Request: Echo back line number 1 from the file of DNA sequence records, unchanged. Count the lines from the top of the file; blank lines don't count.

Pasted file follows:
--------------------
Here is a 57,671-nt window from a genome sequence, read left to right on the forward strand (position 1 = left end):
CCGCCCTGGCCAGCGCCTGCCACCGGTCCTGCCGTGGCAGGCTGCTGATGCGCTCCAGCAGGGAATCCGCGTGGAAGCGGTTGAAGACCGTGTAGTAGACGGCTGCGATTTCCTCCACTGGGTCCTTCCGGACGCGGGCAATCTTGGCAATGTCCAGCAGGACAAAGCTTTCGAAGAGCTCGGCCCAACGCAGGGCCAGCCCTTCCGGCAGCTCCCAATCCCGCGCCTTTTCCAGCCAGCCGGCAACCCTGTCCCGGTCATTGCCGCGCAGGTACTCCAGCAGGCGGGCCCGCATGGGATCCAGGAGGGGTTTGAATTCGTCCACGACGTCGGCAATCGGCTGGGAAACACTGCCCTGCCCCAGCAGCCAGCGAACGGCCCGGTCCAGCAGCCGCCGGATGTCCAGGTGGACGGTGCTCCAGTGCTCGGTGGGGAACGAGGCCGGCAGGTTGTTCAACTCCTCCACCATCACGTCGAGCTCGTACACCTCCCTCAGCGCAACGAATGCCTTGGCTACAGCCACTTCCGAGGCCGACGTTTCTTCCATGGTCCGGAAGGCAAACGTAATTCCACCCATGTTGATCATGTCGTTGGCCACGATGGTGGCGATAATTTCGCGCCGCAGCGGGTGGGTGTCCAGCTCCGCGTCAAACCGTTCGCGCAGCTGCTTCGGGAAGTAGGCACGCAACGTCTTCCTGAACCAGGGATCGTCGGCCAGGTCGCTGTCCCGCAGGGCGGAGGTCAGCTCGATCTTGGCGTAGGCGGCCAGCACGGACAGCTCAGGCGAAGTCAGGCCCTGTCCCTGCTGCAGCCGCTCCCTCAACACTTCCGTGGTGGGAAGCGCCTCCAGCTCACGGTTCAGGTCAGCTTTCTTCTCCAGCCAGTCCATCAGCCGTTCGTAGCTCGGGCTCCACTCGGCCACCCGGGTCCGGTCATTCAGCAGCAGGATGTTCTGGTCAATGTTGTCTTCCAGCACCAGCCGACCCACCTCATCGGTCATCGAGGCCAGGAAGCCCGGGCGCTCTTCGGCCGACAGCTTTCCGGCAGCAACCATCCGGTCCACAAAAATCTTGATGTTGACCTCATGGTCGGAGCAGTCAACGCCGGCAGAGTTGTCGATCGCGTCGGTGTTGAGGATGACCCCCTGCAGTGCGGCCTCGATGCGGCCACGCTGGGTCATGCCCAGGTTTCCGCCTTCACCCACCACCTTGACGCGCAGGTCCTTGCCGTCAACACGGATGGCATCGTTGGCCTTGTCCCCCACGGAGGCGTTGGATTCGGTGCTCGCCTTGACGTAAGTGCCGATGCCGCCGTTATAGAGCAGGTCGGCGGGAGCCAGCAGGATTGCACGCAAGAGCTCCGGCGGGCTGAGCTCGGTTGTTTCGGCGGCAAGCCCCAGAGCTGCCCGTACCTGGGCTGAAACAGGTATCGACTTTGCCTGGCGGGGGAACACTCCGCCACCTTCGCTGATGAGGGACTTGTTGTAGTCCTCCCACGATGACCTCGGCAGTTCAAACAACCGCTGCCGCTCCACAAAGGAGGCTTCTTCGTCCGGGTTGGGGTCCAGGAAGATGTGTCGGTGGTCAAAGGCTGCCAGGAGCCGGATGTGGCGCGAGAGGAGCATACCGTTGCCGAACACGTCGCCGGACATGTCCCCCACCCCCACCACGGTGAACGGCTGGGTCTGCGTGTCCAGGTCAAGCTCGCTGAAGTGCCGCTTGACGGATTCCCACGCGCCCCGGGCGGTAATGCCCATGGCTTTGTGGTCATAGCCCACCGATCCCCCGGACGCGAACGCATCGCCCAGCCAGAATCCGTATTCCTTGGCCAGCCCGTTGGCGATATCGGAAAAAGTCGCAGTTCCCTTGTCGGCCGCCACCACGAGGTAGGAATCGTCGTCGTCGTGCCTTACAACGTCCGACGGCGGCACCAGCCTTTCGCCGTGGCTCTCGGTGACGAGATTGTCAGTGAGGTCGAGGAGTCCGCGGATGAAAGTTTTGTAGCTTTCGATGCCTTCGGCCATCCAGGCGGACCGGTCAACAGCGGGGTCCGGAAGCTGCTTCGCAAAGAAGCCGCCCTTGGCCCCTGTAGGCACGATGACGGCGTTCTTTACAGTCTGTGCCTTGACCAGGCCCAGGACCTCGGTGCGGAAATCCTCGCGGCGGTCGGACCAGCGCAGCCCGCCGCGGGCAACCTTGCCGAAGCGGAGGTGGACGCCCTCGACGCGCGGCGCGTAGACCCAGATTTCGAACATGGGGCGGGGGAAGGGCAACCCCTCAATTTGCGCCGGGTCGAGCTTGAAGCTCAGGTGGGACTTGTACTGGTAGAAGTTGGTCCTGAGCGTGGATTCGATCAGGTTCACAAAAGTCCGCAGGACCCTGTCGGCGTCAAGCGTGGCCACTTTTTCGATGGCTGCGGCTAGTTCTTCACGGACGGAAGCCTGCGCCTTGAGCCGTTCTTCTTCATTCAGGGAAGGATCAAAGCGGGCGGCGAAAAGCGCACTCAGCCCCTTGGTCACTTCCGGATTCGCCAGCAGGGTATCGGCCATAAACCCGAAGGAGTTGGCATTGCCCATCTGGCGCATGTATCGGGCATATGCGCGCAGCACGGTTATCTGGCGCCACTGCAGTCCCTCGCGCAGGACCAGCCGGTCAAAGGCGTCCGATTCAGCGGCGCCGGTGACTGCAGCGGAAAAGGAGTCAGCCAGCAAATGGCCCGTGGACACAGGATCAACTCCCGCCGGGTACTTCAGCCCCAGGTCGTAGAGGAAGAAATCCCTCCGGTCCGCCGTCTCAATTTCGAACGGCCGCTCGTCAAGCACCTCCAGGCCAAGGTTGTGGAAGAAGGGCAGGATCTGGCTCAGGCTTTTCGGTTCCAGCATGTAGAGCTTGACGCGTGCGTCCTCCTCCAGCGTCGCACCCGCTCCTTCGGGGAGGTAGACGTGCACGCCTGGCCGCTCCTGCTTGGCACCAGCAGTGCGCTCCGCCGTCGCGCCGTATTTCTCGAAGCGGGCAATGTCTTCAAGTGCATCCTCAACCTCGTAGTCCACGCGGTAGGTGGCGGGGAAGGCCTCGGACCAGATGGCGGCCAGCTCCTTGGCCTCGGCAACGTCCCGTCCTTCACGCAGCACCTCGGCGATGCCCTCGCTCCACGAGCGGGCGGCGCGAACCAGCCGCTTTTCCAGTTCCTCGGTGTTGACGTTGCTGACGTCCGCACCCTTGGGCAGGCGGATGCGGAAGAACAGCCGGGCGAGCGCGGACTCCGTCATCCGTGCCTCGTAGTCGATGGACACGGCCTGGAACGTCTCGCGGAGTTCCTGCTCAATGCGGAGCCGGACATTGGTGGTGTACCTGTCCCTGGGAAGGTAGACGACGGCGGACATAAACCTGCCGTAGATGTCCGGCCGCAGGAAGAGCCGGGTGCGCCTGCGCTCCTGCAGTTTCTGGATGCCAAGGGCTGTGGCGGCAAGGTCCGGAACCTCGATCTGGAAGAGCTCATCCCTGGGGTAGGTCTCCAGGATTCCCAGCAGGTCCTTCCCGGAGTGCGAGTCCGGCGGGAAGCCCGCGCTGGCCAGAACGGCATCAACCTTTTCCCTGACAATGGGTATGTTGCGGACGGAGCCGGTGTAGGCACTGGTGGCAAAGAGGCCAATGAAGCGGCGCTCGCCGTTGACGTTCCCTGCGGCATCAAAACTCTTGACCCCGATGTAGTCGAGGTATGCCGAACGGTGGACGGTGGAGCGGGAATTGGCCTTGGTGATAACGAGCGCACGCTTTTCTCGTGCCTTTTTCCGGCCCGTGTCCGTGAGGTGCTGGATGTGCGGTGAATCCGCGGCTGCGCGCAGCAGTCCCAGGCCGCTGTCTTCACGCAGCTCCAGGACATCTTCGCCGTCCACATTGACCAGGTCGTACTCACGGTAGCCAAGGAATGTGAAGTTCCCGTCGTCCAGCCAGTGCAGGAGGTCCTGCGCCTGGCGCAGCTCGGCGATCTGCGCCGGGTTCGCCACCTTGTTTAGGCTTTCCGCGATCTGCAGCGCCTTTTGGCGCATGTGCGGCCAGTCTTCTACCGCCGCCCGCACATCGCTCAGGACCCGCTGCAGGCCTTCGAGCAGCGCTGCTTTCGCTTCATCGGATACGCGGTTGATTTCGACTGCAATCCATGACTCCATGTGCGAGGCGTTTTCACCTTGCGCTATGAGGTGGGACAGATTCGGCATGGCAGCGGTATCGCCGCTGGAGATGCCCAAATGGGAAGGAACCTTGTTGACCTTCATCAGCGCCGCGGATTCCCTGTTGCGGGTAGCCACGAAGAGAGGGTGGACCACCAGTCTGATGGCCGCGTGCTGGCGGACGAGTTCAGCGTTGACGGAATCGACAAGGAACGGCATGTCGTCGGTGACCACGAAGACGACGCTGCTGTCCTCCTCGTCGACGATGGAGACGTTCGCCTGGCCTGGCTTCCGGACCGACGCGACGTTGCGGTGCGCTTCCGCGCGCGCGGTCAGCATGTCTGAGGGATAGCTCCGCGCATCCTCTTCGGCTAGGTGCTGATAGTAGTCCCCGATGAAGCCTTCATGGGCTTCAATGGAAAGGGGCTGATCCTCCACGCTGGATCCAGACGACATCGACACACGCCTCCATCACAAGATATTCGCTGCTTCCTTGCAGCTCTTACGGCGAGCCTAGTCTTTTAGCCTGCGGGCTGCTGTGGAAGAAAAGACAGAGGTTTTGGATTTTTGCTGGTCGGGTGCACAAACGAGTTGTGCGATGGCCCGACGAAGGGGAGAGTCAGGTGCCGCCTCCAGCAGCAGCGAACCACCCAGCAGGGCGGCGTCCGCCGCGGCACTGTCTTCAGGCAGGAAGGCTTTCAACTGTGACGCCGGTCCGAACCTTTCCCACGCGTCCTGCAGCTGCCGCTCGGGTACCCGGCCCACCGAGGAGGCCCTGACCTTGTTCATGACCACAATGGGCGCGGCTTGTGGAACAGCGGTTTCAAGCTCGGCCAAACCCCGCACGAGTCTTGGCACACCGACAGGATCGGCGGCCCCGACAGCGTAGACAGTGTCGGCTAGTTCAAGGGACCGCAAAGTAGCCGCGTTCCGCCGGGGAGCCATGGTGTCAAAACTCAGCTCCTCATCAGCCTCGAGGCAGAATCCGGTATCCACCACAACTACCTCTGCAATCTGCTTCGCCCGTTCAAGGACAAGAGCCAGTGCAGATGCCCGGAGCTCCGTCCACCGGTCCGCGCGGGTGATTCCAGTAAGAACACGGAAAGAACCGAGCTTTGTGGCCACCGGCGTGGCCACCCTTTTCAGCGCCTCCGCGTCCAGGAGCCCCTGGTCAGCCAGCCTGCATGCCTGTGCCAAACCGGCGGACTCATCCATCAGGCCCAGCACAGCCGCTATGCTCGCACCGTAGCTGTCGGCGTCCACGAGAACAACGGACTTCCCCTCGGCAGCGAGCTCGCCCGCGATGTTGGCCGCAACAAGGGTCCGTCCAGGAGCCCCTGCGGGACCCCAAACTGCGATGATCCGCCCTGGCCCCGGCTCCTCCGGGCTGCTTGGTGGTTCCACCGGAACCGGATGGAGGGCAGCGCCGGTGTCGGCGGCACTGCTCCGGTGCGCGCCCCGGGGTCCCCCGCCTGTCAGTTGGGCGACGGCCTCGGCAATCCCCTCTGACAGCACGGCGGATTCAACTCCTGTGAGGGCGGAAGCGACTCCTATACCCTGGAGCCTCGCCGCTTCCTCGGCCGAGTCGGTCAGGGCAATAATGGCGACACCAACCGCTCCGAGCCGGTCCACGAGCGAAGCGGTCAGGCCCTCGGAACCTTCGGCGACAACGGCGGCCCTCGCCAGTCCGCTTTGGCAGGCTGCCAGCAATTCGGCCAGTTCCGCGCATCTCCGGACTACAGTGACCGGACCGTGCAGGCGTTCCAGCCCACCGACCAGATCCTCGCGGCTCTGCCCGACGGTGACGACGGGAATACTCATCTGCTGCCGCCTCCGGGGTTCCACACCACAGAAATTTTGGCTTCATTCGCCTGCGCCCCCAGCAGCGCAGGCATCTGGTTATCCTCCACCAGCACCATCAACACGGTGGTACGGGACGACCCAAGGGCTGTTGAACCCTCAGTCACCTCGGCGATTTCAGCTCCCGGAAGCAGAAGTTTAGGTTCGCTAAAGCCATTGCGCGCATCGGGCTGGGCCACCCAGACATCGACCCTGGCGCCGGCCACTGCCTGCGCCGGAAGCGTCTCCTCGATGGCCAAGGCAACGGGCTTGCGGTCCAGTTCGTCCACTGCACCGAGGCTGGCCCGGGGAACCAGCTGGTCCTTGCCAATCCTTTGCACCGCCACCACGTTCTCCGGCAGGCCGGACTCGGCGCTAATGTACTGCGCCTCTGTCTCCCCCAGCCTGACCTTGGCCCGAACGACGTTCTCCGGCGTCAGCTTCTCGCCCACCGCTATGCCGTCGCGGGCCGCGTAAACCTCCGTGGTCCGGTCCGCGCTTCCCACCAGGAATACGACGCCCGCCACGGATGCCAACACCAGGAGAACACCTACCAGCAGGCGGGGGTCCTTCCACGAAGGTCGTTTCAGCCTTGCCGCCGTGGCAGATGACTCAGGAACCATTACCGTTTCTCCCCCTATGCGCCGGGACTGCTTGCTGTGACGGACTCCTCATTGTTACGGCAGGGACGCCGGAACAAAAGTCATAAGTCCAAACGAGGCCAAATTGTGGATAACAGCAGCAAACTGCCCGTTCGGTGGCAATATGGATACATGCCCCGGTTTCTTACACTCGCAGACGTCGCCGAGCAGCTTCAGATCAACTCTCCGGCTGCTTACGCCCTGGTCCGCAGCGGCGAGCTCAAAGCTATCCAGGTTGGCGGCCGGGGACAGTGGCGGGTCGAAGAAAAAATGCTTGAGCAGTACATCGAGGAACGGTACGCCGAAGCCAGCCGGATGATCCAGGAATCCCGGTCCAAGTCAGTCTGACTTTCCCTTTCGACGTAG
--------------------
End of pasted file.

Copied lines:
Here is a 57,671-nt window from a genome sequence, read left to right on the forward strand (position 1 = left end):